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## 911 results from messages in primenumbers

• ### Re: Two Interesting Pairs of Odd Positive Primes

---In primenumbers@^\$1, wrote : > Consider 4 numbers of primes (L1,L2,L3,L4) > where L2=(L1+1)/2 and L3=(L2+1)/2 > and L3=(L2+1)/2 and L4=(L3+1)/2 and L1, L2, L3, L4 > are the largest member of a twin prime pair There is a long history of studying such "bi-twin" chains: http://en.wikipedia.org/wiki/Bi-twin_chain http://www.primenumbers.net/Henri/fr-us/BiTwinRec.htm http://mathworld...
• ### Re: Two Interesting Pairs of Odd Positive Primes

w_sindelar@^\$1... wrote: > I tried the opposite of the above, where P is the smallest member > of a twin prime pair and M is also the smallest member of a twin > member of a twin prime pair. It does not work. Obviously not. If P is prime, P+2 is prime and P > 5, then M = (P+1)/2 is divisible by 3 and greater than 3. Hence M cannot be prime. David
• ### Re: Another extention Pitago number

---In primenumbers@^\$1, wrote : > (x+y)^2=v(v+u)+z(z+t) > (z+t)^2=u(u+v)+y(y+x) > (u+v)^2=t(t+z)+x(x+y) The first two equations imply the third. This Diophantine system of two equations in 6 variables does not seem to be closely related to the subject of this list, namely prime numbers. But perhaps I am mistaken? David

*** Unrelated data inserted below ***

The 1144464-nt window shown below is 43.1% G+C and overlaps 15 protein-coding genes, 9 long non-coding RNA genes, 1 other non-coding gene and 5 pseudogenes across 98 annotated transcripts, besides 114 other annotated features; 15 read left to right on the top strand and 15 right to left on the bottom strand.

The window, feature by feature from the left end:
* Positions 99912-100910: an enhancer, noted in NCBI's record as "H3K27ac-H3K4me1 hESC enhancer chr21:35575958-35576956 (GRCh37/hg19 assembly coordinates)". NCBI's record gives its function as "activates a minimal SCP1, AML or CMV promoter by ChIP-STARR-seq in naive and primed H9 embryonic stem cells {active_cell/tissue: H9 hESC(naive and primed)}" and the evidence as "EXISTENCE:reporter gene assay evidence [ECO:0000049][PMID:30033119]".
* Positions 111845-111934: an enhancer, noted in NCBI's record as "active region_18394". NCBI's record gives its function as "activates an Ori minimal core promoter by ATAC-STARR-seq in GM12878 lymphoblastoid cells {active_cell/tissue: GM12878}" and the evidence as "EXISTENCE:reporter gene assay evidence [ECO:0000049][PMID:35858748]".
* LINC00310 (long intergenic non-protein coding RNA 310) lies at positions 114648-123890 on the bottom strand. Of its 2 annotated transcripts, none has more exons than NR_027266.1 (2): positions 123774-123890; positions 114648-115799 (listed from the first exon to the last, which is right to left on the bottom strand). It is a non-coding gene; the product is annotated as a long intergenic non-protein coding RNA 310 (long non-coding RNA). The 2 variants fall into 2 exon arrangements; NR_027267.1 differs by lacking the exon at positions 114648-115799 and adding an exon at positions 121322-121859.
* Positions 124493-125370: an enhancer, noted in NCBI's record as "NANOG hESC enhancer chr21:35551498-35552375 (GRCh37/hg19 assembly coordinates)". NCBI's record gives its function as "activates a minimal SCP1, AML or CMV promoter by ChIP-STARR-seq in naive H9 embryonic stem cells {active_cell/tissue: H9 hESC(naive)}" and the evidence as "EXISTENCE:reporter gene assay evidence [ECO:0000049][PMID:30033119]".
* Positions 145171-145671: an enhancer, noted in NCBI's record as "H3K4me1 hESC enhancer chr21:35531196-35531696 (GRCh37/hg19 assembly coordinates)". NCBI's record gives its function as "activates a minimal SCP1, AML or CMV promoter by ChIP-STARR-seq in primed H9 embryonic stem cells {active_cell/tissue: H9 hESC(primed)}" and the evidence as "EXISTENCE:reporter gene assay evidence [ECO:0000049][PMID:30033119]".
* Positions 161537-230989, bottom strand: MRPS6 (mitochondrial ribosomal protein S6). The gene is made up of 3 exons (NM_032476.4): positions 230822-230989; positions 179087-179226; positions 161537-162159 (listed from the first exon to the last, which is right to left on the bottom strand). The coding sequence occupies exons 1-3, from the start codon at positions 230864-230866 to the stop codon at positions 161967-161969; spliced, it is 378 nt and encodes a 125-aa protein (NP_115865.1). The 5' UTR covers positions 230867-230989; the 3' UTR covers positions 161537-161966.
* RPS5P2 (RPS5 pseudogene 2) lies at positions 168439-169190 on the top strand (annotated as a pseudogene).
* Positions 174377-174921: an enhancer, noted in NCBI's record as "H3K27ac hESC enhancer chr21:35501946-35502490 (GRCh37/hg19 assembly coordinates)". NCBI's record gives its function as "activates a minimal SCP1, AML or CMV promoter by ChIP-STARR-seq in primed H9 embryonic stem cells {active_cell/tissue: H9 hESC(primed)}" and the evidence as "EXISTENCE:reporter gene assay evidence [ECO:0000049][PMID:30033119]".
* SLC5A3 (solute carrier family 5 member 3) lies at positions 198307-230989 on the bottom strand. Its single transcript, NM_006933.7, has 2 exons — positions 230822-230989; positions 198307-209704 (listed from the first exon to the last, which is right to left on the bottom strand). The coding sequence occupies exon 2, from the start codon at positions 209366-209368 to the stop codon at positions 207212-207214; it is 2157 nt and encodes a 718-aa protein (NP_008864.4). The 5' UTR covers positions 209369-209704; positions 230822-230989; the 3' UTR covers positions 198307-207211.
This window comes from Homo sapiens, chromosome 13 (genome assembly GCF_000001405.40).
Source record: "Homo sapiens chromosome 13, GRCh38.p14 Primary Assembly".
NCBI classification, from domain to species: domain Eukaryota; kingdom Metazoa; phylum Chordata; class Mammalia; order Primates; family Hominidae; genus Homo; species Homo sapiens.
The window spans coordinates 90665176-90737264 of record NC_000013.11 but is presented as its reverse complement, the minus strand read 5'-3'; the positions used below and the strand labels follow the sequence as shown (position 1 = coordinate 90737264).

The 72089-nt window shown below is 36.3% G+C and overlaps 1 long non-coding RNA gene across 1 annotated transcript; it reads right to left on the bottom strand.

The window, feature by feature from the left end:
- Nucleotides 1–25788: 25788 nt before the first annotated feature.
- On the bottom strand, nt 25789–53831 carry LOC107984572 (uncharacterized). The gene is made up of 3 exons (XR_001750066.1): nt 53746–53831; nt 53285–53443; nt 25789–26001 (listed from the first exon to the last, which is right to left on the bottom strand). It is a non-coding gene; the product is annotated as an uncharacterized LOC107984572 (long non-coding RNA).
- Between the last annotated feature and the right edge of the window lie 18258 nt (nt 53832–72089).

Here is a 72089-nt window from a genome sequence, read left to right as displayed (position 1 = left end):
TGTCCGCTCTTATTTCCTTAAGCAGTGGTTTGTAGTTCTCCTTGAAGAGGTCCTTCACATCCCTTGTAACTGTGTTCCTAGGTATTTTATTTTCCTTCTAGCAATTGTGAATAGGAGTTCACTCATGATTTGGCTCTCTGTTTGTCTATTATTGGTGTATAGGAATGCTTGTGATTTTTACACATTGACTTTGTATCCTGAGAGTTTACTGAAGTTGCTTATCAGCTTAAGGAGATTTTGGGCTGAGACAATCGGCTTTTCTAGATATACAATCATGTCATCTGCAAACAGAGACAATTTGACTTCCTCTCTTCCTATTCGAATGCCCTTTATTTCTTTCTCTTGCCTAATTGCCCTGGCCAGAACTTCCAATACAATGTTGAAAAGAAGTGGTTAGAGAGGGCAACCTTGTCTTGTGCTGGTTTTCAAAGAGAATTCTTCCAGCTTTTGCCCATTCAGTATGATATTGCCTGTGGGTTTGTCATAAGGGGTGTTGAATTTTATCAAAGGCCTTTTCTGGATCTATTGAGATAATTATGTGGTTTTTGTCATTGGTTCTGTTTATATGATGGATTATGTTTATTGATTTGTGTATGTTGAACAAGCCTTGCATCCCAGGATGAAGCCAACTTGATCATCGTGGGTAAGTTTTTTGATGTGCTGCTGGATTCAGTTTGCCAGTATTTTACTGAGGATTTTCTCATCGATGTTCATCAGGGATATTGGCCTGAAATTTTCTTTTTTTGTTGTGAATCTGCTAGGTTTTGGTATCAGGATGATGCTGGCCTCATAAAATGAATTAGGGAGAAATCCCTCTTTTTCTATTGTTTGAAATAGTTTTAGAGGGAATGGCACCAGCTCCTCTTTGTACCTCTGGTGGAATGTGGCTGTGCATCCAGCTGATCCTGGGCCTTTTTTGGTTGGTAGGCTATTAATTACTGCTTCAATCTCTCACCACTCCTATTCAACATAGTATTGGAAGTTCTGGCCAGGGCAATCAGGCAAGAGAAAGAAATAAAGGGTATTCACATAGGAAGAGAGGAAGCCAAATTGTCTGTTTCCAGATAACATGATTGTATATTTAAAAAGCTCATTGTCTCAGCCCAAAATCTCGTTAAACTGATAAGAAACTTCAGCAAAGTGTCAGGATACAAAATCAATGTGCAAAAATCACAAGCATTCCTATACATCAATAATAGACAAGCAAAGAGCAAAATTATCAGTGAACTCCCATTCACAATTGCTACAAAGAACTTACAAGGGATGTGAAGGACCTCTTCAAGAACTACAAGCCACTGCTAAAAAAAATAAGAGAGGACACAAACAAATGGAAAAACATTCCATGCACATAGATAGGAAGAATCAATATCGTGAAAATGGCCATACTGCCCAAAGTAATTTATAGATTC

• ### Re: old theorem; proof of new idea!

---In primenumbers@^\$1, wrote : > if 'm' is from the set of natural numbers, then every odd > prime divisor 'd' of c^(b^m) +/- 1 implies that > q == +/-1 (mod b^(m+1)) Here there is no definition of q. If it is intended that q = d, then the claim is clearly wrong. For example: 2^(3^5)-1 is divisible by 7, but neither 6 nor 8 is divisible by a power of 3 greater than 3^2; 2^(3^5)+1...
• ### Re: On reducibility of 1+x^2+x^3+x^5+...+x^p

---In primenumbers@^\$1, wrote : > I'm conjecturing that the reducibility (over integers) of > the above only holds when the number of primes congruent to > 1 and 3 modulo 4 meet For odd primes, the "when" is trivial to prove: simply set x=I. The "only" seems hard, to me. Here's a test for odd primes p < 10^3: {n1=n3=0;z=1+x^2; forprime(p=3,10^3,z+=x^p;m=p%4; n1+=m==1;n3+=m==3;pol=z...
• ### Re: First polynomial time algorithm to output Ramanujan's "highly composite numbers."

Warren replied off list and then asked me to post his reply. Here it is: >> I have not implemented my HCN algorithm, I merely proved it works (and even that, sketchily; there are some parts I've oversimplified). So, I do not know how fast it will be in practice. However... whatever Flammenkamp's techniques are, they could be hybridized with my rigorous techniques, resulting in a...
• ### Re: First polynomial time algorithm to output Ramanujan's "highly composite numbers."

---In primenumbers@^\$1, wrote : > ....there are algorithms to output > the first K of Ramanujan's "highly composite numbers" (HCNs) > ... in time bounded by polynomial(K). How long does it take, with K=779674, to check Achim Flammenkamp's 10-year-old list? http://wwwhomes.uni-bielefeld.de/achim/highly.txt David